{Book Review} Children of Virtue and Vengeance

CHILDREN OF VIRTUE AND VENGEANCE Legacy of Orisha, Band 2: Amazon ...

Children of Virtue and Vengeance (Legacy of Orïsha no. 2)

by Tomi Adeyemi

Publishing House: Henry Holt and Co.


After battling the impossible, Zélie and Amari have finally succeeded in bringing magic back to the land of Orïsha. But the ritual was more powerful than they could’ve imagined, reigniting the powers of not only the maji, but of nobles with magic ancestry, too.

Now, Zélie struggles to unite the maji in an Orïsha where the enemy is just as powerful as they are. But when the monarchy and military unite to keep control of Orïsha, Zélie must fight to secure Amari’s right to the throne and protect the new maji from the monarchy’s wrath.

With civil war looming on the horizon, Zélie finds herself at a breaking point: she must discover a way to bring the kingdom together or watch as Orïsha tears itself apart.

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Disclaimer: this is book 2! Spoilers for book one are inevitable, so if you don’t want to be spoiled, leave now!

I have two major problems with this book, and both of them stem from Zélie.

Right off the bat I had problems getting into her chapters. I was ready to fully feel her grief over her father, and where she’s at right now after bringing magic back.

And then she brought up Inan. She mentioned him so often within the first fifty pages, it made me want to put the book down. I swear, the amount of times I read variations of the “boy who I loved the boy who broke my heart…”

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I honestly never got into their relationship because there was barely anything there. They only spent actual time together for at most, a week or two, and only kissed a few times. And immediately they were proclaiming their love for each other.

It just made Zélie unbearable, and I felt it really undercut the loss of her father, and Inan’s role in that. She seemed to disregard that. It also made her whole reservations on magic hinge on Inan who, again, she didn’t know.

I know a lot of people ship Amari and Zélie, and tbh I’m down for that. I do love Amari and Tzain a lot, but Zélie and Amari are always there for each other and genuinely care for the other. They have some serious potential.

via my instagram (@randomwisewitch)

The other issue I had was with the plot.

Zélie had no agency in this book and the plot struggled because of it. Everything happened to her vs her decisions pushing the plot forward. If you compare it to Amari, she’s always making active decisions to push her arc and story forward (more thoughts on Amari to come…because jc).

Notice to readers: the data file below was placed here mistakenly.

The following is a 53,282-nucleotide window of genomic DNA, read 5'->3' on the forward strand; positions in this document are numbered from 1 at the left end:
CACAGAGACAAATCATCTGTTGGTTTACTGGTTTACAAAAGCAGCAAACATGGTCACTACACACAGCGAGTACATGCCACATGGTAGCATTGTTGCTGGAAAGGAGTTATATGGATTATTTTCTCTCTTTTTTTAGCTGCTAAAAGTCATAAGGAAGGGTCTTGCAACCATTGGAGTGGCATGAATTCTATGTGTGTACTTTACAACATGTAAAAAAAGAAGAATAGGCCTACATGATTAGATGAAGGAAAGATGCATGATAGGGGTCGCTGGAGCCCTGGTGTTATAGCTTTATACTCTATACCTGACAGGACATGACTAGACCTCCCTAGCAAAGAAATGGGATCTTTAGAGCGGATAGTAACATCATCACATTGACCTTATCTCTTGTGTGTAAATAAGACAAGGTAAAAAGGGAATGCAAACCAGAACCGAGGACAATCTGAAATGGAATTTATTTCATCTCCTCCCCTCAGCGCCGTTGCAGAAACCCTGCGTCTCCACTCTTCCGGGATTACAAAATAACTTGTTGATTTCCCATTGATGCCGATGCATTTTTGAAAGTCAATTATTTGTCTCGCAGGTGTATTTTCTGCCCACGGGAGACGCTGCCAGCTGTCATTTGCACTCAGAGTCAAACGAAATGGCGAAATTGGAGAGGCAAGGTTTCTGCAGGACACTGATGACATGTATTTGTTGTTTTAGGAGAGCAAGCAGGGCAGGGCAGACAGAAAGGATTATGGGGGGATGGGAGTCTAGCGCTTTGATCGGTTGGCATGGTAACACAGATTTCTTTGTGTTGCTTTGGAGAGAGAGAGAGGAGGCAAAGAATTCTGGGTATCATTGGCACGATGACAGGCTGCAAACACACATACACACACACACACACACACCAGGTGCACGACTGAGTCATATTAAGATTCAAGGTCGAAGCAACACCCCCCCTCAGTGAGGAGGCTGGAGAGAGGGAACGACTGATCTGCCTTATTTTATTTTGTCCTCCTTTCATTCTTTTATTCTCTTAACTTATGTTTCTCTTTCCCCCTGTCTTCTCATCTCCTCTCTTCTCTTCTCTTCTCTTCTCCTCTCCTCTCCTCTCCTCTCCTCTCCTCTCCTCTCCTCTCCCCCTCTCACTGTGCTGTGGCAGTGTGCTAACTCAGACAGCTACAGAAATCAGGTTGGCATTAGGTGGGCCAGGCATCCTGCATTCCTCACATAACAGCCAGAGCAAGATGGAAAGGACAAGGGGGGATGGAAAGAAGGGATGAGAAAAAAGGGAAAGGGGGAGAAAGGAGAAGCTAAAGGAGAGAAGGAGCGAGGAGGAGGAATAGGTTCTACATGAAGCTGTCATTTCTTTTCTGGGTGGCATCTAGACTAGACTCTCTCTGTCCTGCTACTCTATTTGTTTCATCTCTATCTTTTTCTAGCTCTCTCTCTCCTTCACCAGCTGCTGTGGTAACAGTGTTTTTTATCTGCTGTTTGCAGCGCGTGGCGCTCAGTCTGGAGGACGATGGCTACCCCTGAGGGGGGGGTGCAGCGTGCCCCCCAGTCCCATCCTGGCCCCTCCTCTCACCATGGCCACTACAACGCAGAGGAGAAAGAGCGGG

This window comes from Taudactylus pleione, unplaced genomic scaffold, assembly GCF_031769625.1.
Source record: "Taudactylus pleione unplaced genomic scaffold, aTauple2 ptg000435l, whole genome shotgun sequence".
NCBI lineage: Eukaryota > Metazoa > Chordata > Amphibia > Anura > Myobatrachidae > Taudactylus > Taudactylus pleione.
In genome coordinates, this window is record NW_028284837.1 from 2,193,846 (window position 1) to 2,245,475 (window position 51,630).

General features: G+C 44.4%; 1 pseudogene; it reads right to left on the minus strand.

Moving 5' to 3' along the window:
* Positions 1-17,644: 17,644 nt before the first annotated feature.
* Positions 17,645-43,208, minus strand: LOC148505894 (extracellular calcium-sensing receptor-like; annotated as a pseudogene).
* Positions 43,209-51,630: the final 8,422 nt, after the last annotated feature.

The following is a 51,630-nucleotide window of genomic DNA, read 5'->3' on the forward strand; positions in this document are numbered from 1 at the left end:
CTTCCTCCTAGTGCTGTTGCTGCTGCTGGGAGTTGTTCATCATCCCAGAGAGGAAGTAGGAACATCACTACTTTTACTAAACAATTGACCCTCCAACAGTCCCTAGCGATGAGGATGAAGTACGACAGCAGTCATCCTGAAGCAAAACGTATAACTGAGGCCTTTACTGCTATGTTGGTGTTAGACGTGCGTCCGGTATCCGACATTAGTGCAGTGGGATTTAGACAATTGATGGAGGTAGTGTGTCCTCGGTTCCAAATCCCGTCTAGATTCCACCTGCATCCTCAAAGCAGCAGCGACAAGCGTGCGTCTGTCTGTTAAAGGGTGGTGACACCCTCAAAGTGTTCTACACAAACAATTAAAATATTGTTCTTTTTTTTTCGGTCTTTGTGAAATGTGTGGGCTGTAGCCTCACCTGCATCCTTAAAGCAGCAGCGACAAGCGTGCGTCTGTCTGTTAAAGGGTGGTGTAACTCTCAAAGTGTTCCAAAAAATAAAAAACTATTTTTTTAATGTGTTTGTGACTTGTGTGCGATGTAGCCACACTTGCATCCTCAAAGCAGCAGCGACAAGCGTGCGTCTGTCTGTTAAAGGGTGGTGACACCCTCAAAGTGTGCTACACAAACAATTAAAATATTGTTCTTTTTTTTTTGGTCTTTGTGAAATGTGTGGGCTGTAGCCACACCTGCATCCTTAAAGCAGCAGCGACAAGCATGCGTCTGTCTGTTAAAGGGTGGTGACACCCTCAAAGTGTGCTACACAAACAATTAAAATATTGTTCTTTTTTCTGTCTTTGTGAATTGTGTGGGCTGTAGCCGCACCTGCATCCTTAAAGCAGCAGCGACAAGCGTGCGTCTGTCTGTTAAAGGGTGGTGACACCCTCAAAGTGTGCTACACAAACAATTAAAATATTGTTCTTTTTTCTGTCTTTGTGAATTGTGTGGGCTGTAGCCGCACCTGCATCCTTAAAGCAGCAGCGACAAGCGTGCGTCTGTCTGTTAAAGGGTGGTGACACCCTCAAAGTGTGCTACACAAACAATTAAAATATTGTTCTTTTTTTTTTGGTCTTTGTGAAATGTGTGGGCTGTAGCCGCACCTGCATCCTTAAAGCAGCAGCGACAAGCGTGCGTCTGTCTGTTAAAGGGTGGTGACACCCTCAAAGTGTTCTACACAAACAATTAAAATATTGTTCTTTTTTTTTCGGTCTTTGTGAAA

It ended up holding her character back as well. When she finally went through her character arc (to keep it brief and uncomplicated, we’ll just say she got her motivation back) it fell flat. It was like she suddenly just told me “I’m all better now” instead of showing me. I didn’t see progression I was told she changed. It made me feel like she didn’t really change throughout the novel, and made her one of the most boring characters in the whole novel. My favorite scenes with her ended up being when she interacted with other characters (Amari or Roën or Tzain).

It was also disappointing because I understood her anger and thoughts (minus Inan) in the beginning. In the end I just couldn’t connect with it.

As for Amari, her chapters were definitely the most enjoyable…until the end. I absolutely loved her character, and I still found myself rereading her scenes after I was done.

However, she made some pretty unacceptable decisions in the end, and her motivations for doing so left me confused.

She had a great opportunity to be a foil to Inan, with her own flaws but opposite morals. Showing the difference of someone who has sympathy for others vs someone who can override their sympathy because of how they were raised would have been so good.

But towards the end I wasn’t entirely sure why she was doing what she was doing. She seemed to be following his lead, even after being around so many other influences, and seemingly taking their pain to heart. Also watching him make mistakes and saying that she knew they were wrong… then doing something similar?

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Don’t even get me started on Inan’s chapters. I didn’t really see the point of them, and I felt like his character arc was also flat. I still don’t like him, he’s making the exact same mistakes, and his chapters just felt repetitive of the first book. His mother and cousin were more interesting characters tbh.

Overall, I still enjoyed the world, and the side characters. Tzain and Amari and Roën made this book enjoyable for me. I didn’t explicitly hate this book, so I’m rating it above two stars, but I also didn’t necessarily love it.

I’m really hoping the second book syndrome doesn’t last throughout the rest of the series. Second books are notoriously hard, so I’m going to give the last book the benefit of the doubt.

3 stars = it was enjoyable enough, even if I didn’t enjoy all of it. Would still recommend.

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